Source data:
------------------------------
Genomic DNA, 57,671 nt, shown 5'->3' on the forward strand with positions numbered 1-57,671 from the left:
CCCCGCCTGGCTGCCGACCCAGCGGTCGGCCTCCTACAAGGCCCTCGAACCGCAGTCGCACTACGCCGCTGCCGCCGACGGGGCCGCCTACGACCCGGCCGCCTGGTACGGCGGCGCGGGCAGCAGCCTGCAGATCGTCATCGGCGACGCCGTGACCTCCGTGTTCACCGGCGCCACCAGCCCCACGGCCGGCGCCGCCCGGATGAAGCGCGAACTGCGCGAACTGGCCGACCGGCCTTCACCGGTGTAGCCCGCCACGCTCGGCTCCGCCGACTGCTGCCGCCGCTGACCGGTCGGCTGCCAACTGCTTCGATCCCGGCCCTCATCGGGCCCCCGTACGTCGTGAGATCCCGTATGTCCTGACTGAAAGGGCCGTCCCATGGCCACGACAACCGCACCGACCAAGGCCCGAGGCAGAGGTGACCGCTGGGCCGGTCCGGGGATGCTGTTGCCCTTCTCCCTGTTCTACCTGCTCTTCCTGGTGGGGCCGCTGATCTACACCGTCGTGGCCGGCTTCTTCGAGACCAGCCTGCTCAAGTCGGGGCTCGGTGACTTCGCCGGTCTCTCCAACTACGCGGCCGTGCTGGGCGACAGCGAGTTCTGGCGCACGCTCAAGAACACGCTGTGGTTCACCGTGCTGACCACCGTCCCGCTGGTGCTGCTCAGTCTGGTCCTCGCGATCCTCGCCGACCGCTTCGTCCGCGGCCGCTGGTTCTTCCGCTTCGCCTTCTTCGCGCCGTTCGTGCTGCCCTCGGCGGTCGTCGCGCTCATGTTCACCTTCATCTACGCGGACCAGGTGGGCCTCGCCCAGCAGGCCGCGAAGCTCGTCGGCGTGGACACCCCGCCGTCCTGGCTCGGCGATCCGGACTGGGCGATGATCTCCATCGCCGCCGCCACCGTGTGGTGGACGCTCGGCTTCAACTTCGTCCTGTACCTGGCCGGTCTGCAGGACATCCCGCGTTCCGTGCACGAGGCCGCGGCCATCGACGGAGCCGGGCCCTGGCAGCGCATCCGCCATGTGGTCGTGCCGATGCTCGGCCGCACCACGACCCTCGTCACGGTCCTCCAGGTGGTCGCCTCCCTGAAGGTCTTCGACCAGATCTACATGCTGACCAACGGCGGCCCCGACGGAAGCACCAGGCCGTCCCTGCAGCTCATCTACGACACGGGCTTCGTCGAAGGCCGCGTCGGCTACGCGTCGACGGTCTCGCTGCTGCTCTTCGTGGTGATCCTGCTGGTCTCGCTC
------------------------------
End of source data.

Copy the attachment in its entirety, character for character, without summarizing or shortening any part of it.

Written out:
Genomic DNA, 57,671 nt, shown 5'->3' on the forward strand with positions numbered 1-57,671 from the left:
CCCCGCCTGGCTGCCGACCCAGCGGTCGGCCTCCTACAAGGCCCTCGAACCGCAGTCGCACTACGCCGCTGCCGCCGACGGGGCCGCCTACGACCCGGCCGCCTGGTACGGCGGCGCGGGCAGCAGCCTGCAGATCGTCATCGGCGACGCCGTGACCTCCGTGTTCACCGGCGCCACCAGCCCCACGGCCGGCGCCGCCCGGATGAAGCGCGAACTGCGCGAACTGGCCGACCGGCCTTCACCGGTGTAGCCCGCCACGCTCGGCTCCGCCGACTGCTGCCGCCGCTGACCGGTCGGCTGCCAACTGCTTCGATCCCGGCCCTCATCGGGCCCCCGTACGTCGTGAGATCCCGTATGTCCTGACTGAAAGGGCCGTCCCATGGCCACGACAACCGCACCGACCAAGGCCCGAGGCAGAGGTGACCGCTGGGCCGGTCCGGGGATGCTGTTGCCCTTCTCCCTGTTCTACCTGCTCTTCCTGGTGGGGCCGCTGATCTACACCGTCGTGGCCGGCTTCTTCGAGACCAGCCTGCTCAAGTCGGGGCTCGGTGACTTCGCCGGTCTCTCCAACTACGCGGCCGTGCTGGGCGACAGCGAGTTCTGGCGCACGCTCAAGAACACGCTGTGGTTCACCGTGCTGACCACCGTCCCGCTGGTGCTGCTCAGTCTGGTCCTCGCGATCCTCGCCGACCGCTTCGTCCGCGGCCGCTGGTTCTTCCGCTTCGCCTTCTTCGCGCCGTTCGTGCTGCCCTCGGCGGTCGTCGCGCTCATGTTCACCTTCATCTACGCGGACCAGGTGGGCCTCGCCCAGCAGGCCGCGAAGCTCGTCGGCGTGGACACCCCGCCGTCCTGGCTCGGCGATCCGGACTGGGCGATGATCTCCATCGCCGCCGCCACCGTGTGGTGGACGCTCGGCTTCAACTTCGTCCTGTACCTGGCCGGTCTGCAGGACATCCCGCGTTCCGTGCACGAGGCCGCGGCCATCGACGGAGCCGGGCCCTGGCAGCGCATCCGCCATGTGGTCGTGCCGATGCTCGGCCGCACCACGACCCTCGTCACGGTCCTCCAGGTGGTCGCCTCCCTGAAGGTCTTCGACCAGATCTACATGCTGACCAACGGCGGCCCCGACGGAAGCACCAGGCCGTCCCTGCAGCTCATCTACGACACGGGCTTCGTCGAAGGCCGCGTCGGCTACGCGTCGACGGTCTCGCTGCTGCTCTTCGTGGTGATCCTGCTGGTCTCGCTC